I Got Your Clean Energy Right Here

If spending trillions will not get the world green, ask yourself where will the money go? Who will benefit?

This appeared in the Wall Street Journal May 13.

The International Energy Agency, the world’s pre-eminent source of energy information for governments, has entered the political debate over whether the U.S. should spend trillions of dollars to accelerate the energy transition favored by the Biden administration. You know, the plan to use far more “clean energy” and far less hydrocarbons—the oil, natural gas and coal that today supply 84% of global energy needs. The IEA’s 287-page report released this month, “The Role of Critical Minerals in Clean Energy Transitions,” is devastating to those ambitions. A better title would have been: “Clean Energy Transitions: Not Soon, Not Easy and Not Clean.”

The IEA assembled a large body of data about a central, and until now largely ignored, aspect of the energy transition: It requires mining industries and infrastructure that don’t exist. Wind, solar and battery technologies are built from an array of “energy transition minerals,” or ETMs, that must be mined and processed. The IEA finds that with a global energy transition like the one President Biden envisions, demand for key minerals such as lithium, graphite, nickel and rare-earth metals would explode, rising by 4,200%, 2,500%, 1,900% and 700%, respectively, by 2040.

The world doesn’t have the capacity to meet such demand. As the IEA observes, albeit in cautious bureaucratese, there are no plans to fund and build the necessary mines and refineries. The supply of ETMs is entirely aspirational. And if it were pursued at the quantities dictated by the goals of the energy transition, the world would face daunting environmental, economic and social challenges, along with geopolitical risks.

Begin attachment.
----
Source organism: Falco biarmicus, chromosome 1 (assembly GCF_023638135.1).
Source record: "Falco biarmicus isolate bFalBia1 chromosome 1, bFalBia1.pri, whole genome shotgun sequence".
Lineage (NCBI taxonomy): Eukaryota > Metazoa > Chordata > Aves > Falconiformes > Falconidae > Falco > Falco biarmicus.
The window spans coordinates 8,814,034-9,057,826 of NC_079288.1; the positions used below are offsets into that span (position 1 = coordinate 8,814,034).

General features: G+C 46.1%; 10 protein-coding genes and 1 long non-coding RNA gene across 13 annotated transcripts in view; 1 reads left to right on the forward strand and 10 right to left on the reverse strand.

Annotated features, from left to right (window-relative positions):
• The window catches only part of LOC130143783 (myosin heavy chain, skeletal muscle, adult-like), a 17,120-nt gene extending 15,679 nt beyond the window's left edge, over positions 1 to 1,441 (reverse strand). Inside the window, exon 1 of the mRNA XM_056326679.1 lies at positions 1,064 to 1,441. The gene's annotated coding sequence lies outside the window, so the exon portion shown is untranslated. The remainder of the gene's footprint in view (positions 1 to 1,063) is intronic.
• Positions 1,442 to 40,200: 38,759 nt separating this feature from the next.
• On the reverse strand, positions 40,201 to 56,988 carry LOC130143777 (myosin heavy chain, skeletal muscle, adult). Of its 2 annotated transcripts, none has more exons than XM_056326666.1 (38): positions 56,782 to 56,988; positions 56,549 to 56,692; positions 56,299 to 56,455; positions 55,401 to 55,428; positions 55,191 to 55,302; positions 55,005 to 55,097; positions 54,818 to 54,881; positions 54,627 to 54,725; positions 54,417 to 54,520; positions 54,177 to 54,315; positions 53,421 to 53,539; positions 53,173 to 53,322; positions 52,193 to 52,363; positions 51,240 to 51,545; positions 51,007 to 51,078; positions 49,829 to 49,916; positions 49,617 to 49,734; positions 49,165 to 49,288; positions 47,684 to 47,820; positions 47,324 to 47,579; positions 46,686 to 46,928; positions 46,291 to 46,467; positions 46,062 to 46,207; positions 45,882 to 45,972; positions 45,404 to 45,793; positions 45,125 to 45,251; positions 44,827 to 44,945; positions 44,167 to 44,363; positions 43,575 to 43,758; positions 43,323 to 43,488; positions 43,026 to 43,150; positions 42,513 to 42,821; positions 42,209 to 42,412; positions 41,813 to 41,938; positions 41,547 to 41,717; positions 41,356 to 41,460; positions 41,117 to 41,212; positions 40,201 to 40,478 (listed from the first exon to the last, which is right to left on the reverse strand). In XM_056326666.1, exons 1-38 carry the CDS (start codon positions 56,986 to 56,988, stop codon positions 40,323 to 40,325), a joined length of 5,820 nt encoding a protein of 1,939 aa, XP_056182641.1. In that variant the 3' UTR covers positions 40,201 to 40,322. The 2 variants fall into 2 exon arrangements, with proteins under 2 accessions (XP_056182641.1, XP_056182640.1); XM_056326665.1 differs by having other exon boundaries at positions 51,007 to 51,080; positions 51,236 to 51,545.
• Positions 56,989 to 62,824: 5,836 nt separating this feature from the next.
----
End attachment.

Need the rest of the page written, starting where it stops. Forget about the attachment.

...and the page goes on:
The IEA stipulates up front one underlying fact that advocates of a transition never mention: Green-energy machines use far more critical minerals than conventional-energy machines do. “A typical electric car requires six times the mineral inputs of a conventional car, and an onshore wind plant requires nine times more mineral resources than a gas-fired power plant,” the report says. “Since 2010, the average amount of minerals needed for a new unit of power generation capacity has increased by 50% as the share of renewables has risen.” That was merely to bring wind and solar to a 10% share of the world’s electricity.

As the IEA notes dryly, the transition is a “shift from a fuel-intensive to a material-intensive energy system.” That means a shift away from liquids and gases whose extraction and transport leave a very light footprint on the land and are transported easily, cheaply and efficiently, and toward big-footprint mines, the energy-intensive transport of massive amounts of rocks and other solid materials, and subsequent chemical processing and refining.

Spooling up production can’t happen overnight. The IEA observes something every miner knows: “It has taken on average over 16 years to move mining projects from discovery to first production.” Start tomorrow and new ETM production will begin only after 2035. This is a considerable problem for the Biden administration’s plan to achieve 100% carbon-free electricity by 2035.

In what may become the understatement of the decade, the IEA concludes that such long lead times “raise questions about the ability of suppliers to ramp up output if demand were to pick up rapidly.” The conditional “if” is a discordant qualifier given the IEA itself has endorsed, and nearly all its member states have already pledged, a rapid transition. The clear consequence is that “deployment of clean energy technologies is set to supercharge demand for critical minerals.”

Credit the IEA for acknowledging that this will require a global mining boom that leaves in its wake all manner of environmental implications. “Mining and mineral processing require large volumes of water”—a serious issue when around half of global lithium and copper production takes place in areas of high water stress—and “pose contamination risks through acid mine drainage, wastewater discharge and the disposal of tailings.”

The IEA falls backs on the usual admonition that mitigating these risks will require “strengthening international collaboration” for everything from pollution to labor practices. But the history here isn’t promising. IEA data show that expanded ETM mining will occur mainly in countries with “low governance scores” where “corruption and bribery pose major liability risks.”